Nationals

Nationals

WASHINGTON -- Carter Kieboom’s hands barely moved during his 8:26 press conference Friday. Once seated, Kieboom crossed his left hand onto his right elbow, his right just under his left elbow. He rarely changed facial expressions, stumbled or searched for responses. If Kieboom was masked, no one would assume the person underneath was a 21-year-old discussing being called up to the major leagues for the first time in his life.

And, that’s part of the reason he’s here. The Nationals called up Kieboom on Friday to take over as the starting shortstop. A scorching offensive start with Triple-A Frenso was framed by reasonable defense. Trea Turner’s broken finger, Wilmer Difo’s subpar replacement play, and the Nationals’ teetering start to the season finished off the reasons for Kieboom’s arrival. He’s in Washington to play these next four to five weeks while Turner heals. After that, the club will be forced into another decision.

For now, they have the organization’s top prospect hitting ninth and stationed on the left side of the infield. Kieboom started Friday, will again Saturday, and is expected to be a daily item until Turner’s fractured right index finger -- wrapped Friday in a fresh black protective casing -- shows it is healed.

“With Trea still being weeks away -- not months, but weeks away -- we felt it not only gets one of our best prospects' feet wet in the big leagues, get him some experience, it also strengthens a strength of ours in putting Wilmer Difo back into a more comfortable role in being that super utility player that can play multiple positions and help us off the bench,” general manager Mike Rizzo said. “We're excited to see him in his big league debut. Like we usually do with our top prospects, he's going to play a lot. We're going to be excited to see him perform. Hopefully, he helps us win games.”

The news jolted a sleepy Kieboom -- eventually. Finding his cell phone ineffective for rousting him, Triple-A Fresno manager Randy Knorr instructed the hotel desk in Reno to call Kieboom’s room. The rattling landline was enough to wake Kieboom. He then picked up his phone, saw multiple green bubbles telling him Knorr called repeatedly without an answer, listened to a voicemail, put on his glasses, then zipped to the lobby as instructed.

Mildly discombobulated, Kieboom heard the words every aspirational player wants to. Knorr told him he was going to Washington.

“You want to yell, but you're a little bit of everything,” Kieboom said. “You get emotional. It's like, all the sudden, everything that you've done your whole life for this game -- things you've sacrificed and your family sacrificed for you, and what your friends have done for you and stuff like that -- it's all accumulated into one saying: You're going to the big leagues. To hear that and see everything like that pay off, it was real comforting, and it feels really good, like a great accomplishment.”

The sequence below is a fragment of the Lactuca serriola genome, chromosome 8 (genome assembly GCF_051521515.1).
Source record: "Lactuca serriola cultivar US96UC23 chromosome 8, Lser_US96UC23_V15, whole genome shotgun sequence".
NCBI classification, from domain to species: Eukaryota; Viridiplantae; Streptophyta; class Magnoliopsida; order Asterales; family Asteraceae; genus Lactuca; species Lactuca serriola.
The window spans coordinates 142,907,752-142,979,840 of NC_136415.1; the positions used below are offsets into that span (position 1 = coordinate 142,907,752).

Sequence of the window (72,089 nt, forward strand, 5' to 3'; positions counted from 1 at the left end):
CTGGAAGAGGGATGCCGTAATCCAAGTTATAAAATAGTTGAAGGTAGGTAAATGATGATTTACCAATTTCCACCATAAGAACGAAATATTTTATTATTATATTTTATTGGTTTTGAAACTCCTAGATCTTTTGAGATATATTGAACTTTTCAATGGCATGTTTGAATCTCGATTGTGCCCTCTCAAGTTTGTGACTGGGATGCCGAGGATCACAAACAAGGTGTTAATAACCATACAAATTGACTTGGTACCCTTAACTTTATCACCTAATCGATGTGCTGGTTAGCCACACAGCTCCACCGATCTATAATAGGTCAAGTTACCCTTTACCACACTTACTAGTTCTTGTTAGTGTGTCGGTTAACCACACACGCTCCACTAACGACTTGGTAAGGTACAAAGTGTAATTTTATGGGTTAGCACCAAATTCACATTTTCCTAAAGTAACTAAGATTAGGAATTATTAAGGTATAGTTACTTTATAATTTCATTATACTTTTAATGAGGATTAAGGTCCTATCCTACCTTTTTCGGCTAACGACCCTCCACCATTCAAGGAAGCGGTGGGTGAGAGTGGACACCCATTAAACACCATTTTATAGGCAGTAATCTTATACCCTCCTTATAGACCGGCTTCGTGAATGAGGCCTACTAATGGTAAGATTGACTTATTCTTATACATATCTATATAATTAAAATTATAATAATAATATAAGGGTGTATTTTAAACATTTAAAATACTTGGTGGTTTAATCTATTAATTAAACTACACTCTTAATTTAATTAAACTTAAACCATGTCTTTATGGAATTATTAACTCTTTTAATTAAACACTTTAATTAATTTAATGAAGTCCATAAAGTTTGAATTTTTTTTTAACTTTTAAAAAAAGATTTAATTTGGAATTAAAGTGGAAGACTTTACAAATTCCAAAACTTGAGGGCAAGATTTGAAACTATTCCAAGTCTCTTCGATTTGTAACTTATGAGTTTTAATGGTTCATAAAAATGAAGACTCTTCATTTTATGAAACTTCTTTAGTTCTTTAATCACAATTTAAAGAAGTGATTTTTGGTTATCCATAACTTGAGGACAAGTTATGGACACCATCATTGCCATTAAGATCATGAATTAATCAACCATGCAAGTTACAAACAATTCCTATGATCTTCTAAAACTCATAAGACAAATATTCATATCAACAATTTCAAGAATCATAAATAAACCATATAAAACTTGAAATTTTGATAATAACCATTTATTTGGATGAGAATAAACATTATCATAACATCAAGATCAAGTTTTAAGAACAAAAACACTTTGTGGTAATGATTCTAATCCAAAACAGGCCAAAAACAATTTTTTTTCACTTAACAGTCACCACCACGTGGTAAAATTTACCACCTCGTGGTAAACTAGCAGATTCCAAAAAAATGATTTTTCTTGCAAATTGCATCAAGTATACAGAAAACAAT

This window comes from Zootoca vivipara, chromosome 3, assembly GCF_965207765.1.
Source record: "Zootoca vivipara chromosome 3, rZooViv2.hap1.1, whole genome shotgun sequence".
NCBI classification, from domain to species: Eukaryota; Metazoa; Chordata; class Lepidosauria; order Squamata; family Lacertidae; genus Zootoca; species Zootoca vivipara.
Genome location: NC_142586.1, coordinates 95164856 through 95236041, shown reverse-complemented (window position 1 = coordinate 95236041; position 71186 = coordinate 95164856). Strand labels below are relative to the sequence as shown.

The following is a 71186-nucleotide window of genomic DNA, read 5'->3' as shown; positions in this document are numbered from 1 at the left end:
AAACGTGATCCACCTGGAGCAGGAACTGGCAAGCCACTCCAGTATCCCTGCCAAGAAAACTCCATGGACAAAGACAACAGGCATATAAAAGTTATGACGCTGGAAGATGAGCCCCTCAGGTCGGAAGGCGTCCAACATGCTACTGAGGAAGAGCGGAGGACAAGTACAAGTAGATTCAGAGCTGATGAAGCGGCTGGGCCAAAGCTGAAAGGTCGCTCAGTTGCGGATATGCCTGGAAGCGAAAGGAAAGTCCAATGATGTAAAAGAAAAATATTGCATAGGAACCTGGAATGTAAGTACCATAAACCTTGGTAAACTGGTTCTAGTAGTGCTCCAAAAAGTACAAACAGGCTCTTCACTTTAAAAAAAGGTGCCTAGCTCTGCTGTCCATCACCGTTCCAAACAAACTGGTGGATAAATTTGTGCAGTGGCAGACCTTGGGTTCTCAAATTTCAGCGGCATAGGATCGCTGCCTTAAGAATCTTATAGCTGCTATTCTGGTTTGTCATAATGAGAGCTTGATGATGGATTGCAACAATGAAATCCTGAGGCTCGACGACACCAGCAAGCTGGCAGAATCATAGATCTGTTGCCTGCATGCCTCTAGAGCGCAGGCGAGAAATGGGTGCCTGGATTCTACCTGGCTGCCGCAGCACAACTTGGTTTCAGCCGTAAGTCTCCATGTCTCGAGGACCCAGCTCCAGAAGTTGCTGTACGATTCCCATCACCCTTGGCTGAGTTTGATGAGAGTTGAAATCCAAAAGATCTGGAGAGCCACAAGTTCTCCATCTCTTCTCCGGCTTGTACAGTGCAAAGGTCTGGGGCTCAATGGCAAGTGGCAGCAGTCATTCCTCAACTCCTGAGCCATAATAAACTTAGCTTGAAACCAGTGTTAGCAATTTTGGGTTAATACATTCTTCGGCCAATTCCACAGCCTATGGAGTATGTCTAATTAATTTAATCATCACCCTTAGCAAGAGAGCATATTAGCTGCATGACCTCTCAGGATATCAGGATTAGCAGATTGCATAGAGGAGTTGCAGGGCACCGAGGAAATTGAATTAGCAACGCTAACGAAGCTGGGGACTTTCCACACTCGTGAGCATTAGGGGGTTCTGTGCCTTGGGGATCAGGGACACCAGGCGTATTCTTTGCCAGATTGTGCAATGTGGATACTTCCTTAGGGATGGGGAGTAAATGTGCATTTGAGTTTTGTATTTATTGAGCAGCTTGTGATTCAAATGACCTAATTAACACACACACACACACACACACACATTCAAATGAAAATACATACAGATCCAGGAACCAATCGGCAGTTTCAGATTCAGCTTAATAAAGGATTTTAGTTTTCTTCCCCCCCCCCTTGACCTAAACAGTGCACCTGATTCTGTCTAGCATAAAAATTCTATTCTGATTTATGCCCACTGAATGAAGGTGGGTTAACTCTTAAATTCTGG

Kieboom’s arrival means the Nationals have three starters 21 years old or younger. Juan Soto is the elder in major-league experience. Victor Robles is the oldest by real-world calculations. Kieboom is the freshest, back in Nationals Park less than a year after he appeared in same site for the Futures Game during All-Star weekend. Together, they form the first group of three position players to be on the field together when under the age of 22 since 1997. Miami’s Mark Kotsay, Edgar Renteria and Luis Castillo were assembled then. The Marlins won the World Series that year.

The standard calls were made after Knorr informed Kieboom of his ascent. Kieboom called his parents, his older brother, Spencer, a catcher in the organization with Double-A Harrisburg who has also played for the Nationals, friends, etc. Spencer Kieboom’s experience prepped the entire family for Thursday’s news.

“He not just helped me, he helped my parents and my other brother, Trevor,” Carter Kieboom said. “It's no longer our first rodeo with this whole situation.”

Kieboom’s four weeks of Triple-A level work at shortstop convinced Rizzo he would survive the spot in the majors. Kieboom made one error at shortstop in Fresno. The statistic can be as misleading as telling. It does not account for plays he couldn’t range to make, or scorer’s decisions when he didn’t complete a play or incomplete double-play chances. It also shows the routine plays were converted.

Difo moves back to the bench. Turner continues to run sprints in the outfield while waiting on the slight crack in his finger to dissipate. He’s expected to move back to his starting spot once healthy, though that does not assure Kieboom’s departure. Rizzo moved ahead -- again -- with a young player when the team needed a zap.

“This is the golden days of young players, man, it seems like a lot of players that are very young and extremely talented in the league and every team has a few of them,” Rizzo said. “And we’re fortunate that we’ve got ourselves a handful of guys that are impact players at a very, very young age.”

How young? Kieboom was drafted in 2016 following his senior season at Walton High School in Marietta, Ga.

“This whole thing is crazy to me,” Kieboom said. “I mean I was in high school three years ago doing art projects.”

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